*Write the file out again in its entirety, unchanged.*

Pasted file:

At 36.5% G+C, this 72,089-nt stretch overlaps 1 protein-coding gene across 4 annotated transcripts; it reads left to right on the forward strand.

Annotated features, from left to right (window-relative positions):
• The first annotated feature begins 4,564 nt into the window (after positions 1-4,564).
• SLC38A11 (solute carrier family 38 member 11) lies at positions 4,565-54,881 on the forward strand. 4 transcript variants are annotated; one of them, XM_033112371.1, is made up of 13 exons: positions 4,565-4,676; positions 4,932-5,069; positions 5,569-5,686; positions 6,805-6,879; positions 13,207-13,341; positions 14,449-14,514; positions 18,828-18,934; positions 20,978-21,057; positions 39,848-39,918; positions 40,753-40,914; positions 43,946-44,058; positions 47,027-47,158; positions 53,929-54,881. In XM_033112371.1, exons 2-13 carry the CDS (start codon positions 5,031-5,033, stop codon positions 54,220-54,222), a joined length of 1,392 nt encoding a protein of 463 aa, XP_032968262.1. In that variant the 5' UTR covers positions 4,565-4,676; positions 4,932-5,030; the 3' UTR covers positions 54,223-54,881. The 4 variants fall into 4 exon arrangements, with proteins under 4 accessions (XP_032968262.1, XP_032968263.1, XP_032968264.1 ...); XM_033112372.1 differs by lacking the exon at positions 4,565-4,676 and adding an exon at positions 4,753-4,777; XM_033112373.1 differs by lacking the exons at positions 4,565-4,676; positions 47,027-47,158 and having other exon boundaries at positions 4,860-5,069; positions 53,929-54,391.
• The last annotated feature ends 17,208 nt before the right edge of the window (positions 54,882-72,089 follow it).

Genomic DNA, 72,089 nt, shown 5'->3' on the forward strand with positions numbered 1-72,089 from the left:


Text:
At 36.5% G+C, this 72,089-nt stretch overlaps 1 protein-coding gene across 4 annotated transcripts; it reads left to right on the forward strand.

Annotated features, from left to right (window-relative positions):
• The first annotated feature begins 4,564 nt into the window (after positions 1-4,564).
• SLC38A11 (solute carrier family 38 member 11) lies at positions 4,565-54,881 on the forward strand. 4 transcript variants are annotated; one of them, XM_033112371.1, is made up of 13 exons: positions 4,565-4,676; positions 4,932-5,069; positions 5,569-5,686; positions 6,805-6,879; positions 13,207-13,341; positions 14,449-14,514; positions 18,828-18,934; positions 20,978-21,057; positions 39,848-39,918; positions 40,753-40,914; positions 43,946-44,058; positions 47,027-47,158; positions 53,929-54,881. In XM_033112371.1, exons 2-13 carry the CDS (start codon positions 5,031-5,033, stop codon positions 54,220-54,222), a joined length of 1,392 nt encoding a protein of 463 aa, XP_032968262.1. In that variant the 5' UTR covers positions 4,565-4,676; positions 4,932-5,030; the 3' UTR covers positions 54,223-54,881. The 4 variants fall into 4 exon arrangements, with proteins under 4 accessions (XP_032968262.1, XP_032968263.1, XP_032968264.1 ...); XM_033112372.1 differs by lacking the exon at positions 4,565-4,676 and adding an exon at positions 4,753-4,777; XM_033112373.1 differs by lacking the exons at positions 4,565-4,676; positions 47,027-47,158 and having other exon boundaries at positions 4,860-5,069; positions 53,929-54,391.
• The last annotated feature ends 17,208 nt before the right edge of the window (positions 54,882-72,089 follow it).

Genomic DNA, 72,089 nt, shown 5'->3' on the forward strand with positions numbered 1-72,089 from the left: